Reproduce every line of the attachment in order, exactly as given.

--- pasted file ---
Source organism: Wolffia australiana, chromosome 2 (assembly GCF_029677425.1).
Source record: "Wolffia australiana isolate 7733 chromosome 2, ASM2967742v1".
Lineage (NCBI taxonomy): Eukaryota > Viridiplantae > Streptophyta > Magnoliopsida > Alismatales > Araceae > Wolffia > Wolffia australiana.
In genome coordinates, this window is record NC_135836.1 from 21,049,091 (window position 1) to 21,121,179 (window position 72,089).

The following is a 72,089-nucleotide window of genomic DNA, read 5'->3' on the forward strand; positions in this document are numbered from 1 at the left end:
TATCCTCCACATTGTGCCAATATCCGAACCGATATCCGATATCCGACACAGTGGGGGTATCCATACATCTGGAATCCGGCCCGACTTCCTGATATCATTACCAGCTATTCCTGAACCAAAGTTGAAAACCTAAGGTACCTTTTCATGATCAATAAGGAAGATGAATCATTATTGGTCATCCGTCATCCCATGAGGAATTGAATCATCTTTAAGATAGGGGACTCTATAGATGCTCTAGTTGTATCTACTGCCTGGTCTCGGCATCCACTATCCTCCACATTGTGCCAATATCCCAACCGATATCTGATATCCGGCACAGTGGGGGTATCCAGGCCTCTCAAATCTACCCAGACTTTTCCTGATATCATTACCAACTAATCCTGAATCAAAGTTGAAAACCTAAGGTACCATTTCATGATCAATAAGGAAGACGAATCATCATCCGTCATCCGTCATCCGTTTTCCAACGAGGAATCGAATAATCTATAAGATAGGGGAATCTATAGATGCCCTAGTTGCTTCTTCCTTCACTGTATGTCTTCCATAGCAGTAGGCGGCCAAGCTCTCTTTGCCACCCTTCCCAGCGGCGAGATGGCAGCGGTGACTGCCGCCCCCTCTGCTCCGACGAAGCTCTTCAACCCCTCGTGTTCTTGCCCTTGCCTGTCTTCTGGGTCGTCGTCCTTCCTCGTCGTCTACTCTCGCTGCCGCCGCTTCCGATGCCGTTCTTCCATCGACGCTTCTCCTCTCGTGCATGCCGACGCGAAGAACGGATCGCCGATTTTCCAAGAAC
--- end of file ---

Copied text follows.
Source organism: Wolffia australiana, chromosome 2 (assembly GCF_029677425.1).
Source record: "Wolffia australiana isolate 7733 chromosome 2, ASM2967742v1".
Lineage (NCBI taxonomy): Eukaryota > Viridiplantae > Streptophyta > Magnoliopsida > Alismatales > Araceae > Wolffia > Wolffia australiana.
In genome coordinates, this window is record NC_135836.1 from 21,049,091 (window position 1) to 21,121,179 (window position 72,089).

The following is a 72,089-nucleotide window of genomic DNA, read 5'->3' on the forward strand; positions in this document are numbered from 1 at the left end:
TATCCTCCACATTGTGCCAATATCCGAACCGATATCCGATATCCGACACAGTGGGGGTATCCATACATCTGGAATCCGGCCCGACTTCCTGATATCATTACCAGCTATTCCTGAACCAAAGTTGAAAACCTAAGGTACCTTTTCATGATCAATAAGGAAGATGAATCATTATTGGTCATCCGTCATCCCATGAGGAATTGAATCATCTTTAAGATAGGGGACTCTATAGATGCTCTAGTTGTATCTACTGCCTGGTCTCGGCATCCACTATCCTCCACATTGTGCCAATATCCCAACCGATATCTGATATCCGGCACAGTGGGGGTATCCAGGCCTCTCAAATCTACCCAGACTTTTCCTGATATCATTACCAACTAATCCTGAATCAAAGTTGAAAACCTAAGGTACCATTTCATGATCAATAAGGAAGACGAATCATCATCCGTCATCCGTCATCCGTTTTCCAACGAGGAATCGAATAATCTATAAGATAGGGGAATCTATAGATGCCCTAGTTGCTTCTTCCTTCACTGTATGTCTTCCATAGCAGTAGGCGGCCAAGCTCTCTTTGCCACCCTTCCCAGCGGCGAGATGGCAGCGGTGACTGCCGCCCCCTCTGCTCCGACGAAGCTCTTCAACCCCTCGTGTTCTTGCCCTTGCCTGTCTTCTGGGTCGTCGTCCTTCCTCGTCGTCTACTCTCGCTGCCGCCGCTTCCGATGCCGTTCTTCCATCGACGCTTCTCCTCTCGTGCATGCCGACGCGAAGAACGGATCGCCGATTTTCCAAGAAC